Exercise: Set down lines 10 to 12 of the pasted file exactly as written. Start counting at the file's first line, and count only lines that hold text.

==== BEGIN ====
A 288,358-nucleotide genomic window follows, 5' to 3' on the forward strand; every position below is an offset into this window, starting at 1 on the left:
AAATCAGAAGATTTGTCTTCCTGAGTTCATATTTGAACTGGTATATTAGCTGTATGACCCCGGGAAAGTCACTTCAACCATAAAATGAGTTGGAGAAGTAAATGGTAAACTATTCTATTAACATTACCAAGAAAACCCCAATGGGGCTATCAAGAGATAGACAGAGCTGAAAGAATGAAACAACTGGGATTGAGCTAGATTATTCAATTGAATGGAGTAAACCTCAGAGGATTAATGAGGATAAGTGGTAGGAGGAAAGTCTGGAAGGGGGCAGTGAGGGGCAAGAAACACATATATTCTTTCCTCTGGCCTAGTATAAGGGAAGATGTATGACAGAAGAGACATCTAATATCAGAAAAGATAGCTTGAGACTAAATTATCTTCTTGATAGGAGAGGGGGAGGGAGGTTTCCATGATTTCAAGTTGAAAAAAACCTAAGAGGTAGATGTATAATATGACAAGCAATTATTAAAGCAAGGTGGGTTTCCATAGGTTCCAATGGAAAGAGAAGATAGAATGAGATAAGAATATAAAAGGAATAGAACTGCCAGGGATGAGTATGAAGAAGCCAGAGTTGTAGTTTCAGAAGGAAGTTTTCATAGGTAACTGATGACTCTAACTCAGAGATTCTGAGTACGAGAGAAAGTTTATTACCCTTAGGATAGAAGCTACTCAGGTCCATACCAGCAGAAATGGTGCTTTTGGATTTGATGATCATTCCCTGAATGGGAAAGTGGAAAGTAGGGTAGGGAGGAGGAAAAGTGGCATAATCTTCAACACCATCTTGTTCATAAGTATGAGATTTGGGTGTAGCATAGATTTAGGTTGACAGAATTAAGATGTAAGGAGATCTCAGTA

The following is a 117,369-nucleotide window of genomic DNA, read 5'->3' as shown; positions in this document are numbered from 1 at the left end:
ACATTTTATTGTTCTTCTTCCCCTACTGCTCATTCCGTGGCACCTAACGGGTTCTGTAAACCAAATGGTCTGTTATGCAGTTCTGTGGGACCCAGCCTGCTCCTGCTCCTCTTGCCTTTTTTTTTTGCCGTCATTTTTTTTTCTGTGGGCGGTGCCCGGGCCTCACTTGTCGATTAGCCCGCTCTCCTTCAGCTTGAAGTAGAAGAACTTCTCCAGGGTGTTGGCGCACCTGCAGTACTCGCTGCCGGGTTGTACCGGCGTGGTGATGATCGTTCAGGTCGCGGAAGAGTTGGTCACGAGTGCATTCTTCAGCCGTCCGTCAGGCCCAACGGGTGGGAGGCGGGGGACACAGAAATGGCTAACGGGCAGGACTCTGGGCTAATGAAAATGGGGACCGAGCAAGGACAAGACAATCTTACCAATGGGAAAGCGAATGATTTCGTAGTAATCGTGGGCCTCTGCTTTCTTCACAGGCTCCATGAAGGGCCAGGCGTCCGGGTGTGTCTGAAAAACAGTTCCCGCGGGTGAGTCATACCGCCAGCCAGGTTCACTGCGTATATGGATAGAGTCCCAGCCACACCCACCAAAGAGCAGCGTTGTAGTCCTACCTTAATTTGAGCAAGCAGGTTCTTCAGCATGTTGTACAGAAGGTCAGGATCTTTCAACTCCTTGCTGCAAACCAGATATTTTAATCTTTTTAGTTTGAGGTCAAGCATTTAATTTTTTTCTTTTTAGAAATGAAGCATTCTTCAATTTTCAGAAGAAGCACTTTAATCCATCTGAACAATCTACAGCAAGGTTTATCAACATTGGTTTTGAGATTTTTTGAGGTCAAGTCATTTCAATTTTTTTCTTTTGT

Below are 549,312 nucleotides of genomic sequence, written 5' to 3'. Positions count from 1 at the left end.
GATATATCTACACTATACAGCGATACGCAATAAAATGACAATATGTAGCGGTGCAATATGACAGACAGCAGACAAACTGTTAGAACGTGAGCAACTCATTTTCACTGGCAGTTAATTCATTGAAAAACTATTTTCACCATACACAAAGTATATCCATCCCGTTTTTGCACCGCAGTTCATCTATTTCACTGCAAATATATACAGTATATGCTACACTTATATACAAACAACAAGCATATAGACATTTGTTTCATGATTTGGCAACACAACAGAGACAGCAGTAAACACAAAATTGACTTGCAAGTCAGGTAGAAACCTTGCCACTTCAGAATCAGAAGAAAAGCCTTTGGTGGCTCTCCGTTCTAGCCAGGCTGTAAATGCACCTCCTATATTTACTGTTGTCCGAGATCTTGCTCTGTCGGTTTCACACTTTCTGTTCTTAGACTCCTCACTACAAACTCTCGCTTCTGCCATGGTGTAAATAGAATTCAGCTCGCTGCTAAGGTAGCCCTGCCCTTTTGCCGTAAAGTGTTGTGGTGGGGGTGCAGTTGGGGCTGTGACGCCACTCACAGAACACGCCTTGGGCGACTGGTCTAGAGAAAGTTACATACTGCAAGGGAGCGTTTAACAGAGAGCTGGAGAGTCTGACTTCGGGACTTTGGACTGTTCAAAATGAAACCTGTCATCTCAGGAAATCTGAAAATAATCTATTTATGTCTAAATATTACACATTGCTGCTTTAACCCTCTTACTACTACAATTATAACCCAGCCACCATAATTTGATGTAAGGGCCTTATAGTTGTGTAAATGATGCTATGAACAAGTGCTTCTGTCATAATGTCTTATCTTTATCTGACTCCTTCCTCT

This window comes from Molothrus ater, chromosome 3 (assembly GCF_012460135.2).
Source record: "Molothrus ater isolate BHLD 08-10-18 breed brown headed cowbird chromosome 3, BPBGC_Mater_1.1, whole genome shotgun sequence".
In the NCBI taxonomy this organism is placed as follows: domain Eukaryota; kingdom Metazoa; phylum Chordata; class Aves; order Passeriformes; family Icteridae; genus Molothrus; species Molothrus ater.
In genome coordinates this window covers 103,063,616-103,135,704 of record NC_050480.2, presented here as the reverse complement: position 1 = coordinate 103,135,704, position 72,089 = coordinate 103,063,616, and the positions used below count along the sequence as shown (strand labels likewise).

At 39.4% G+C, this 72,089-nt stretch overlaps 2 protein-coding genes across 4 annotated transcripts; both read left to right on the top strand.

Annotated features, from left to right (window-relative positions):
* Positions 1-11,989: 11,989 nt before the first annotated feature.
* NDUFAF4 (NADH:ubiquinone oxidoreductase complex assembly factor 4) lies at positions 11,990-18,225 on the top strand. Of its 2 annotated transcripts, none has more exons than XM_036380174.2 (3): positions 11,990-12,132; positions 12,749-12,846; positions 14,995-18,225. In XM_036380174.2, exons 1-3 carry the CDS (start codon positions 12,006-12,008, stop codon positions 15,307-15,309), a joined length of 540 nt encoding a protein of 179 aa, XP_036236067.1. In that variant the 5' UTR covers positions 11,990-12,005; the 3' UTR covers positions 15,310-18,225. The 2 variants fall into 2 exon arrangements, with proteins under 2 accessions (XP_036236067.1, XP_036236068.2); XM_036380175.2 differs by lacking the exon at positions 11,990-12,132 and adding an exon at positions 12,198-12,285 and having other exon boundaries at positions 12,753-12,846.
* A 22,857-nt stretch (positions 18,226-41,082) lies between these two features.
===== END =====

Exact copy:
In genome coordinates this window covers 103,063,616-103,135,704 of record NC_050480.2, presented here as the reverse complement: position 1 = coordinate 103,135,704, position 72,089 = coordinate 103,063,616, and the positions used below count along the sequence as shown (strand labels likewise).

At 39.4% G+C, this 72,089-nt stretch overlaps 2 protein-coding genes across 4 annotated transcripts; both read left to right on the top strand.

Annotated features, from left to right (window-relative positions):